In order to further improve the prediction of the ETA, traffic information (current and/or historical, incl. relevant delays due to weather events) can be taken into account in the calculation. Here, care must be taken to ensure that the traffic information is intelligently integrated. In long-distance traffic, for example, a traffic jam near Frankfurt is not relevant if the vehicle is not travelling until it reaches Hanover. By the time the vehicle reaches Frankfurt, the traffic jam has usually long since dissipated. If distant events such as traffic jams or similar are nevertheless immediately taken into account in the ETA, an ETA that is very likely to be incorrect is calculated for the duration of the event.
Driving and rest times – a knock-out criterion in many cases
Are driving and rest times relevant for you? In most cases they probably are. In this case, the methods described above are of little use to you if they do not have a tachograph connection and/or the telematics (or telematics app) used does not provide the driving and rest times for calculating an ETA. If this connection is not available, it can quickly happen that the vehicle only needs 30 minutes to reach its destination, but due to a necessary break by the driver, it is actually 1 hour and 15 minutes on the road.
After the duty comes the freedom – ETA beyond the individual stop
The points presented so far describe the ETA to the next stop. The calculation of the ETA of an entire tour is somewhat more complex, but ultimately requires “only” the intelligent stringing together of reliable journey times of the next stops, supplemented by loading, unloading and service times.
However, ETA solutions are only really good – for those who use the corresponding transports – if the following points are also taken into account.
Vehicle re-use – the tour after the tour
In many areas of logistics, vehicles are used several times a day. If delays occur on one tour, these naturally also have an impact on the subsequent tours. Only ETA solutions that know all tours can warn correctly and enable cost-saving interventions, corrections and optimisations at an early stage or inform subsequent participants in the supply chain.
Encounter traffic / trailer exchange
When swapping trailers, it is also important whether the ETA solution used knows the tour(s) of both tractor units. If this is the case, the delay of one exchange partner can be communicated to the other exchange partner and the resulting effect on both tours can be taken into account and minimised. A real cost advantage – but only if the ETA is reliably calculated on both sides.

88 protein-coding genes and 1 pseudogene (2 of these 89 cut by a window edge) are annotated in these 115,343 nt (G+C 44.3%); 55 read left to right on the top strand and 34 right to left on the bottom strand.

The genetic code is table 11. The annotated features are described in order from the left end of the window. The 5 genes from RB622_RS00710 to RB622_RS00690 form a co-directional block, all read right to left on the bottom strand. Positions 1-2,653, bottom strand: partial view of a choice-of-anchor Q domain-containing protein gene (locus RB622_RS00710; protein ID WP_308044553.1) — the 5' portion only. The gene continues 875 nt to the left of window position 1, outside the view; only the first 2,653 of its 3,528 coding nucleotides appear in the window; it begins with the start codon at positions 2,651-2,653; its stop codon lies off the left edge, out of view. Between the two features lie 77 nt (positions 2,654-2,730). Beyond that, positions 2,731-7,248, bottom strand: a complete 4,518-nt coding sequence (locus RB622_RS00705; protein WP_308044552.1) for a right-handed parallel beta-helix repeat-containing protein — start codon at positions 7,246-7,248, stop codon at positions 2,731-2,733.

Due to the high cost pressure and the expectations of the recipients for a fast delivery time, there are more and more cross docking transports. Similar to the exchange of trailers, the delay of the incoming transports has a high influence on the subsequent supply chain. However, this is exacerbated by the fact that several continuing vehicles/tours can be affected by the delay of a delivering vehicle. A reliable ETA that leads to early detection of a delay is therefore particularly important for cross-docking transports.
How accurate does it have to be?
How accurate an ETA needs to be for you should be defined by the nature of your transports. The less you are affected by driving and rest times, reuse of vehicles, encounter traffic, trailer swaps, etc., the less relevant the calculation of these factors will be. However, if you are affected by most of these factors, you should look for a solution that takes into account as many of the methods mentioned as possible. The corresponding solutions usually cost a little more than simple solutions, but are definitely worth your money. Because only with a reliable ETA that is relevant to you will you achieve the goal of increasing your service quality, faster reaction times to unforeseen influences and thus better plannability of your current and subsequent tours. This significantly saves money, time and nerves.
This post was originally published on LinkedIn Pulse in October 2019.